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Discussion Starter #8
When I was working on the driving manual shown at the top of this thread— which members of this forum can download for free—I noticed that a large number of states and organizations were advocating driving techniques that were 10 to 15 years old and dangerous or difficult to use when applied to most modern vehicles. One manual told drivers to pump the brakes when making an emergency stop, which is a bad technique if you have ABS brakes, and another manual told drivers to put their right arm on top of the passenger’s seat and then turn around and look through the rear window when backing up, which is hard to do if you are driving an SLK.

I need some help. I would like to know more about the techniques that other SLK drivers use when they back up. Where do you put your hands, where do you look, and how much do you rely on your radar sensors?
 

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When I was working on the driving manual shown at the top of this thread— which members of this forum can download for free—I noticed that a large number of states and organizations were advocating driving techniques that were 10 to 15 years old and dangerous or difficult to use when applied to most modern vehicles. One manual told drivers to pump the brakes when making an emergency stop, which is a bad technique if you have ABS brakes, and another manual told drivers to put their right arm on top of the passenger’s seat and then turn around and look through the rear window when backing up, which is hard to do if you are driving an SLK.

I need some help. I would like to know more about the techniques that other SLK drivers use when they back up. Where do you put your hands, where do you look, and how much do you rely on your radar sensors?
1) trying to use the passenger mirror more, now that I've coordinated it with reverse (obviously when parallel parking).
2) turn my whole body (when stopped, not while driving) at 45o and look through the roll bars

Hardly ever use the sensors as they can't/don't detect those $#@*$ concrete blocks. In reality, I park so that my front is even with the front of the car beside me. Or my front is even with his rear. or my back is even with his back. Those blocks do not come into play.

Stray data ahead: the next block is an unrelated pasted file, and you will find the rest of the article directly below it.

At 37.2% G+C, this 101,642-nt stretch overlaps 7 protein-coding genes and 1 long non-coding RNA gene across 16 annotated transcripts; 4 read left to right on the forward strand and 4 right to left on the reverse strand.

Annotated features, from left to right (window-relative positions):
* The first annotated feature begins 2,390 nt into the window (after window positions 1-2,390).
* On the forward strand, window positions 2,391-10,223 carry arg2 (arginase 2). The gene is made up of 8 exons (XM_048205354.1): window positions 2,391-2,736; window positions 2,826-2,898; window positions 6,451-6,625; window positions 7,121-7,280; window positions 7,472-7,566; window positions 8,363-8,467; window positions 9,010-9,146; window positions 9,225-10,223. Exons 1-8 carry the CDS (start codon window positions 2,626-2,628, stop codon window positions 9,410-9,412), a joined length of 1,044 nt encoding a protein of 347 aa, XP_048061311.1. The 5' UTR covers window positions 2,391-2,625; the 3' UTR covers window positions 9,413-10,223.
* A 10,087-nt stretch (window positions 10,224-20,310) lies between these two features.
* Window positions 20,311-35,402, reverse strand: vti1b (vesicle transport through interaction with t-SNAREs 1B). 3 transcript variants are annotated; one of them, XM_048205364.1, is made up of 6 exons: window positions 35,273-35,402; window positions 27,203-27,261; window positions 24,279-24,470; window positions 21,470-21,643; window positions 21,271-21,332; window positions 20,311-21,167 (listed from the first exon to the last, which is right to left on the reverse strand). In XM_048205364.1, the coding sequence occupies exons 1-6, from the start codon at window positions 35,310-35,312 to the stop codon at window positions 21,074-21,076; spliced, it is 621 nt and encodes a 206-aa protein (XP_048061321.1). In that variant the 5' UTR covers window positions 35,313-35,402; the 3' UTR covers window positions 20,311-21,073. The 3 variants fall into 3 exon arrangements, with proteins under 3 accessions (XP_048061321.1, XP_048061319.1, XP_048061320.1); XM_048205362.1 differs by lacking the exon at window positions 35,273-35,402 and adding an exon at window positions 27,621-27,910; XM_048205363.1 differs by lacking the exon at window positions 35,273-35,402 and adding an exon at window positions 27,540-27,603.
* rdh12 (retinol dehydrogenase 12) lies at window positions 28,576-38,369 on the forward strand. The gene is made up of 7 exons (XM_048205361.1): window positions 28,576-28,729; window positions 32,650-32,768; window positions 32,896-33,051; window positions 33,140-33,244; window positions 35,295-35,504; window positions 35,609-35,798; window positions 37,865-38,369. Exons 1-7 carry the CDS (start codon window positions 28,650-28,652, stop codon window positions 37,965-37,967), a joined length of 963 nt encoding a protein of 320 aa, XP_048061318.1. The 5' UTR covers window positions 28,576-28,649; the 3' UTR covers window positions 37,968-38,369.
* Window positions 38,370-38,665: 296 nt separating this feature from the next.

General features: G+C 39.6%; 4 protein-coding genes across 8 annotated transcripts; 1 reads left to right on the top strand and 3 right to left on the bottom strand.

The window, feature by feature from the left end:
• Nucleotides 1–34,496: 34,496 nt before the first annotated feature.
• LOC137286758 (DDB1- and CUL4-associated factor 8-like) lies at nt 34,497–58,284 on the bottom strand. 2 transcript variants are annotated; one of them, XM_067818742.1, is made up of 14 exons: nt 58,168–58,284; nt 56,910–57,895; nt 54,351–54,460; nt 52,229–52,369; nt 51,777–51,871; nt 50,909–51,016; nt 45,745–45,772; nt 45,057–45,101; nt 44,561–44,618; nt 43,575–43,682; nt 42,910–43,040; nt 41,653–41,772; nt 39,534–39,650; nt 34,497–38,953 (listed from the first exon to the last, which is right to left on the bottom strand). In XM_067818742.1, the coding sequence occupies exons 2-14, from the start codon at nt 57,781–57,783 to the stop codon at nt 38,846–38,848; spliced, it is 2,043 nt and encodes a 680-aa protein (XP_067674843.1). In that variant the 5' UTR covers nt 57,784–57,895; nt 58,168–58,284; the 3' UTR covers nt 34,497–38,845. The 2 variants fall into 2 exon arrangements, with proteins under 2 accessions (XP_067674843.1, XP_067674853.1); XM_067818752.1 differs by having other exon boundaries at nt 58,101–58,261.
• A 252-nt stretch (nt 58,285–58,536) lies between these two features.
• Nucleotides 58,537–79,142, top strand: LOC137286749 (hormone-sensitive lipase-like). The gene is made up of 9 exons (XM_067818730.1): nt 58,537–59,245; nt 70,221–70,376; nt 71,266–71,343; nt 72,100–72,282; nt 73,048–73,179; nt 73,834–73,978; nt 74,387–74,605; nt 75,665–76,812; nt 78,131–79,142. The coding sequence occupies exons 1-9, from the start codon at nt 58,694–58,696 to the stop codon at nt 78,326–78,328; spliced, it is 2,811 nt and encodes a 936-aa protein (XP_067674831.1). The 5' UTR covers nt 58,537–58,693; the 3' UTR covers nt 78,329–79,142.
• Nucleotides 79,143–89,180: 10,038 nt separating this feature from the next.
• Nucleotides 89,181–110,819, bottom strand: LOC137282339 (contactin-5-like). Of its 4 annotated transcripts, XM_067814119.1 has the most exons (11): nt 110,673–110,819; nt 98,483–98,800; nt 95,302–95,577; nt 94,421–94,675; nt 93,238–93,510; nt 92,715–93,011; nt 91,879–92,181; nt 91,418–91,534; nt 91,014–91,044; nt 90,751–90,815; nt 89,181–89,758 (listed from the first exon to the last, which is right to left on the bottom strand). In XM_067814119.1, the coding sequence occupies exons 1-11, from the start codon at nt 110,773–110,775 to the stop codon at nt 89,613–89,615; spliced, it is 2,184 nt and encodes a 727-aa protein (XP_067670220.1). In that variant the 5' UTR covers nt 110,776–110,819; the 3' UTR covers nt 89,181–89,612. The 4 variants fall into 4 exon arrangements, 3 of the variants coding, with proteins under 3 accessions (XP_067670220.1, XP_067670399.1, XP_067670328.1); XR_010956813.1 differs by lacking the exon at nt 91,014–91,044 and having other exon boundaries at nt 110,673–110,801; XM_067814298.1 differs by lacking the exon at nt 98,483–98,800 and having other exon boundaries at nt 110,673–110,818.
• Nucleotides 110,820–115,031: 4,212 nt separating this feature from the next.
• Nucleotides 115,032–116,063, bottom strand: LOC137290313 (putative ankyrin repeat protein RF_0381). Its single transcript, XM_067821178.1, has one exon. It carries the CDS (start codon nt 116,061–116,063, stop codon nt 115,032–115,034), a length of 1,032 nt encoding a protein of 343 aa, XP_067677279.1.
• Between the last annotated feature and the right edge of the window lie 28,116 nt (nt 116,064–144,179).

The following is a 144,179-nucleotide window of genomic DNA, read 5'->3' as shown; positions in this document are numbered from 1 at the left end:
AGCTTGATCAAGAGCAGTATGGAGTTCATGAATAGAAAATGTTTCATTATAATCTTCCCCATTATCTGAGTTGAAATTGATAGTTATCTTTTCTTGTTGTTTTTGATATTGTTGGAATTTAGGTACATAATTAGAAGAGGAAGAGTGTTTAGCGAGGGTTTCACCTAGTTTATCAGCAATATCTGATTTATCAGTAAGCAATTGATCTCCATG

I never have the top up when I'm cruisin' so the rear window does not come into play.

There is always 3-4 feet space at my front/rear. All depends on whether I'm facing frontwards or rearwards.
 

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Discussion Starter #10
I’m not recommending that other SLK drivers use this method, but this is the method I use when driving my SLK through a narrow obstacle course in reverse: (1) use the 9 and 3 hand position and (2) use both side mirrors.

If the space I have to maneuver is one inch of each side, I adjust my rearview mirror so I can see the rear warning display in the mirror and monitor the radar sensors that are on my rear bumper.

If I’m backing so I can make a two-point turn or I’m doing a reverse serpentine, I use the 9-3 hand position, the side mirrors, and the rearview mirror—but not the radar sensors.

Like LeonardoDaBenz, when driving on the street “I hardly ever use the sensors.”
 

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Discussion Starter #12
If you have friends or family who would like a copy of this driving manual but cannot download it from this forum because they are not members, they can go to www.tacticaldrivingskills.com and download the free PDF version of this manual. This PDF is free because the possibility that someone will avoid a serious or fatal accident because of reading this manual more than compensates for the two years and several thousand dollars I’ve spent writing the manual. I would also like to thank all of the members of this forum who have contributed valuable information that I was able to use in this manual.